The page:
Thank the flash gods that I brought my flashes. They have gone largely unused, until I had to re-learn flash photography on the fly while being in the world of Powerlifting Women. 

After three months of refreshing the skills, practicing and prepping, I found myself back at the Iron Sisters Strength Camp for the third time in four years. If this is the first time you’ve heard about it, it’s a Powerlifting Camp for Women. Check out their website at www.ironsisters.ca to find out what they’re all about and also check out their Instagram, @ironsisterhood.  This year’s camp was at Crossfit Opus, in Hamilton. Check them out and a shout out to the gym owner Denise who was awesome. 

This was the first time I offered photo services to participants, basically full resolution digital photos and also the first time I shot at the gym. With a ton of practice under my belt, I was more than ready for this and I shot indoors already. But as the first hour went by, I realized I raised my ISO to 6400 to get the shutter speed high enough. Suddenly, sensor noise became a real issue. 

I did not do a location survey. I know, one should always do it.  It wasn’t so much of a mistake, as it was a time budget limitation. Travelling to Hamilton from Toronto by Transit is two hours each way on average. So it’s hard for me to justify it at the time.  I had shot in gyms before but not in a gym in this layout where it was really dark. It had enough for lifting, not even close enough for photography in natural light.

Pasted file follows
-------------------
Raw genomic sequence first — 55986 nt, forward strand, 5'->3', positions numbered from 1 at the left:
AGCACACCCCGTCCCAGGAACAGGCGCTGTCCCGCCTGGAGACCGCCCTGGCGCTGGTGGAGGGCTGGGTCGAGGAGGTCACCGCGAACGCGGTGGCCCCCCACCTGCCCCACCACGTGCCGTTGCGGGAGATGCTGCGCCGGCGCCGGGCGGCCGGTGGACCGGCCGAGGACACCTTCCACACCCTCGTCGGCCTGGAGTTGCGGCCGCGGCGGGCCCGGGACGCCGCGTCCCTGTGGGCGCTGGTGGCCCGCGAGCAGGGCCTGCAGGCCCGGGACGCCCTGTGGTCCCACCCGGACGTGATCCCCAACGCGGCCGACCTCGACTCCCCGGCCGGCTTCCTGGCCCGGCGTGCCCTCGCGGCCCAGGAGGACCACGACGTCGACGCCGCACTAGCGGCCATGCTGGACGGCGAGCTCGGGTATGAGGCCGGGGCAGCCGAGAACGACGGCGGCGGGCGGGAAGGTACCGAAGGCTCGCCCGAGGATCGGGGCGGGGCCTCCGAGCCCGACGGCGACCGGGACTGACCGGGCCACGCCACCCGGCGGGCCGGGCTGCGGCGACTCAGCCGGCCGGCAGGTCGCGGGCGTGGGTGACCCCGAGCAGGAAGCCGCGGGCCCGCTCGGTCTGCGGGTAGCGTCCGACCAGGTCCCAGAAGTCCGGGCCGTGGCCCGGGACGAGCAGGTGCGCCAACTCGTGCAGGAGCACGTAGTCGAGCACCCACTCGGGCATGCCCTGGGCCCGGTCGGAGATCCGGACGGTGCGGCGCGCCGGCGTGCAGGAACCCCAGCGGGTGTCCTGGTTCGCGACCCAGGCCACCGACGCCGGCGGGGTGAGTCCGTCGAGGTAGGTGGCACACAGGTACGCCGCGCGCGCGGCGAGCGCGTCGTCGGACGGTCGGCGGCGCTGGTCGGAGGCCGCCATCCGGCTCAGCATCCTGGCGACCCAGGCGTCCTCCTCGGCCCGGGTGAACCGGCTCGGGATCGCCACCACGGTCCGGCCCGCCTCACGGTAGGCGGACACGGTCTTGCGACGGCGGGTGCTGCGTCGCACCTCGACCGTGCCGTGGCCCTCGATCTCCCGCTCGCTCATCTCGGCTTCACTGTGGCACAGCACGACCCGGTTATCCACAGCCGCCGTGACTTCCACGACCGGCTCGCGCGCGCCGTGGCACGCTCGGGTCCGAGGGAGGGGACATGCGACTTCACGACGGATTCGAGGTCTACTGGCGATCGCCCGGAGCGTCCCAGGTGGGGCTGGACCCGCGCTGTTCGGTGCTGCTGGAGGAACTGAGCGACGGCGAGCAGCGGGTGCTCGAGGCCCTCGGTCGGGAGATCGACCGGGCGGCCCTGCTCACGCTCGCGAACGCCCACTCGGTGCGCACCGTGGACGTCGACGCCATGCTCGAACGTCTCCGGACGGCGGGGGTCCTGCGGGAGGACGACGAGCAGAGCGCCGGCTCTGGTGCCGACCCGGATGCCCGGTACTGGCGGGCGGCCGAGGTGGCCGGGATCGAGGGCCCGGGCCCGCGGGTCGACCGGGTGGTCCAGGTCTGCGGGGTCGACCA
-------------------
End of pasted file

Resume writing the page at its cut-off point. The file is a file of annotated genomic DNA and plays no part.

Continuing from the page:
So it was up to my Godox VS 860 II and AD 200 Pro to shed some light and though it was rough to figure things out, eventually I got the look I liked and delivered good results to the clients. I used a diffusion umbrella with the AD 200 Pro to provide me with fill and flood light while I had the on-camera VS 860 as the key light. With the flashes going I was able to shoot at 1600 ISO with solid shutter speeds and higher f-stop, sweet. 

The strategy on Saturday was moving around station-to-station to get the shots for the paid clients while getting everyone else. If I was working out, it would be an awesome fat burner routine. But it used up way too much energy, stress and time. When that happens, you miss important shots and I missed a lot because of that. 

On Sunday, I switched it up and just stuck with one station, set up lighting for it and stayed put since the groups were rotating around stations. That worked a lot better. I only moved the AD 200 a little as and it gave me a bit more time to figure out the best angles. 

Both flashes ran off lithium ion batteries which meant I didn’t have to worry about carrying a lot of AA batteries. They almost lasted the entire day on both days using near full-power strobes, very impressive! 

I love wireless flash control. Love it. Wireless operation is king and affordable now thanks to the tech out there.

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